Contrary to the image so often portrayed in our newspapers and broadcast media, cyber criminals are not typically the sad geeky teenagers trying to impress others with their ability to hack into big organisations but veritable armies of terrorists, agents of hostile states or drug cartels. They use fraud and extortion to fund their activities and do so on a truly industrial scale.
The first lesson that I want to leave with you today is that those who leave themselves vulnerable to these activities make themselves part of a national security threat, usually as a result of lack of diligence or a lack of understanding.
We have heard a great deal in recent times about the concept of a denial of service attack, where information overload results in the inability of a company or organisation to continue with normal function and service its customers. Yet, what is less well known is that these denial of service attacks are very often a smokescreen used by cyber criminals to perform a secondary crime.
For example, the confusion caused by the attack may be used as an opportunity to implant malware into the system which can subsequently be used to extort ransom by threatening to cripple the system itself. Nokia were recently a victim of such an attack when blackmailers successfully persuaded the company to part with a suitcase containing millions of dollars in exchange for a crucial piece of smart phone software.
When the victims do not accede to the criminals’ requests they may find that their systems data is wiped, their files are encrypted to the point of becoming useless or the information in their customer base will be used and misused, often in subsequent financial crime.
Attacks may come from outside or inside any organisation. Those who have been subjected to high-profile attacks in recent times range from United States Army to TripAdviser.
In 2014 the banking giant JP Morgan had cyber criminals sitting on their servers for over two months before being detected – around 76 million personal accounts were compromised along with 7 million business accounts.
I have already mentioned the case of Edward Snowden who compromised the national security of his country and its allies acting from within the US security architecture.
But cybercrime can be profitable in some unexpected areas. Healthcare is a case in point where attention to patient care often leaves information security as a secondary issue. In the US in particular, healthcare mergers have often left multiple IT networks running in a single hospital.
Although there have been no reported hacks at the NHS, it is currently facing more than £1.3m of fines for compromised data. Last year in the US the health records of over a hundred million people were hacked, a hundred times more than in any previous year. It is thought that many of the attacks originated in China where the Chinese government is keen to find out how medical insurance databases are set up so that they can construct similar systems of their own.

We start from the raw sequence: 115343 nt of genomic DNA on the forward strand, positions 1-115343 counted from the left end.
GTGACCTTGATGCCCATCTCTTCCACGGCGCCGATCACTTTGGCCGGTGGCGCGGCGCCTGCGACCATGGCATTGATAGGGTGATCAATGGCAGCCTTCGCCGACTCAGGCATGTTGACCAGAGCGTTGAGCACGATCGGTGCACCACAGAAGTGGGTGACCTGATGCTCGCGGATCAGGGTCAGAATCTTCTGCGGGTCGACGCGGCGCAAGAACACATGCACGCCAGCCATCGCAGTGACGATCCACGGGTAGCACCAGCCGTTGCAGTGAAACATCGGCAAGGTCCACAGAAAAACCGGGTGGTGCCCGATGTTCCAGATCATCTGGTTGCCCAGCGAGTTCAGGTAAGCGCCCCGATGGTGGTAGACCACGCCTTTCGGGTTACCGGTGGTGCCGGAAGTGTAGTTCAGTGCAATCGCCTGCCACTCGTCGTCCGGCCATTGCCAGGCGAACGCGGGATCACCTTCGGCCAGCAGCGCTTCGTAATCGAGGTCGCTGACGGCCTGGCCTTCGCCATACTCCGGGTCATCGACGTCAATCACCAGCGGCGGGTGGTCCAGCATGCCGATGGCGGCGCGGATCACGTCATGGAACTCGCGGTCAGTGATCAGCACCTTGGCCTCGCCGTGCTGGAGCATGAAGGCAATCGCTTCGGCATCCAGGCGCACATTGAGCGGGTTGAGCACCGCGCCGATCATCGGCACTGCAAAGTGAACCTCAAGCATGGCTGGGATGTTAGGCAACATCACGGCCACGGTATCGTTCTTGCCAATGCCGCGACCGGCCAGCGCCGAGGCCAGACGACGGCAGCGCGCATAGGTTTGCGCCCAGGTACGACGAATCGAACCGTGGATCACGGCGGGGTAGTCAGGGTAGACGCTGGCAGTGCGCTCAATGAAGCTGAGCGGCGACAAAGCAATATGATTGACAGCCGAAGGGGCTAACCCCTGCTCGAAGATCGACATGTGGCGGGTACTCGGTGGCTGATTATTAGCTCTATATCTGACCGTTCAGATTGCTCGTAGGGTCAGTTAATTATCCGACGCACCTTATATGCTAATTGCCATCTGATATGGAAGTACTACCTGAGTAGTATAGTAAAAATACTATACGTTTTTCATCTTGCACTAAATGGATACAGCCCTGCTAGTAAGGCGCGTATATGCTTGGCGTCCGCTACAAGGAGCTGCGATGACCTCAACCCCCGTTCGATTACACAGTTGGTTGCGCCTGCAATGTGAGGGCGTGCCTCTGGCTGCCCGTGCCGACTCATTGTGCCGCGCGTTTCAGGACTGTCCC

There is of course the possibility of such data being collected for intelligence and espionage purposes and US authorities are increasingly concerned about what may be a potential threat to national security.
So how much are your healthcare records worth on the market? It is sobering to note that credit card data can be purchased on the dark web for as little as a dollar while a set of medical records can sell for as much as $2000 on the black market.
Probably the greatest difference between cybercrime and cyber espionage is that, in the latter, the aim is not to make monetary gain through a ransom but to gain information. Often this will involve a strategy of remaining undetected in order to gain proprietary knowledge, understanding of the business strategy or details of IP development.
This can be done in a number of ways and generally exploits gaps in security where business is being done “in the way it has always been done”. A very good example of this is during the process of mergers and acquisitions where potential partners have unparalleled access to staff and communications and are able to exploit this to their own benefit.
The ability during this period to insert spyware which can potentially stay undetected for a long period of time is a major weakness in the cyber security of many companies and, given that such spyware can be purchased for as little as $250 from the dark web, provides an enormous temptation to the unscrupulous.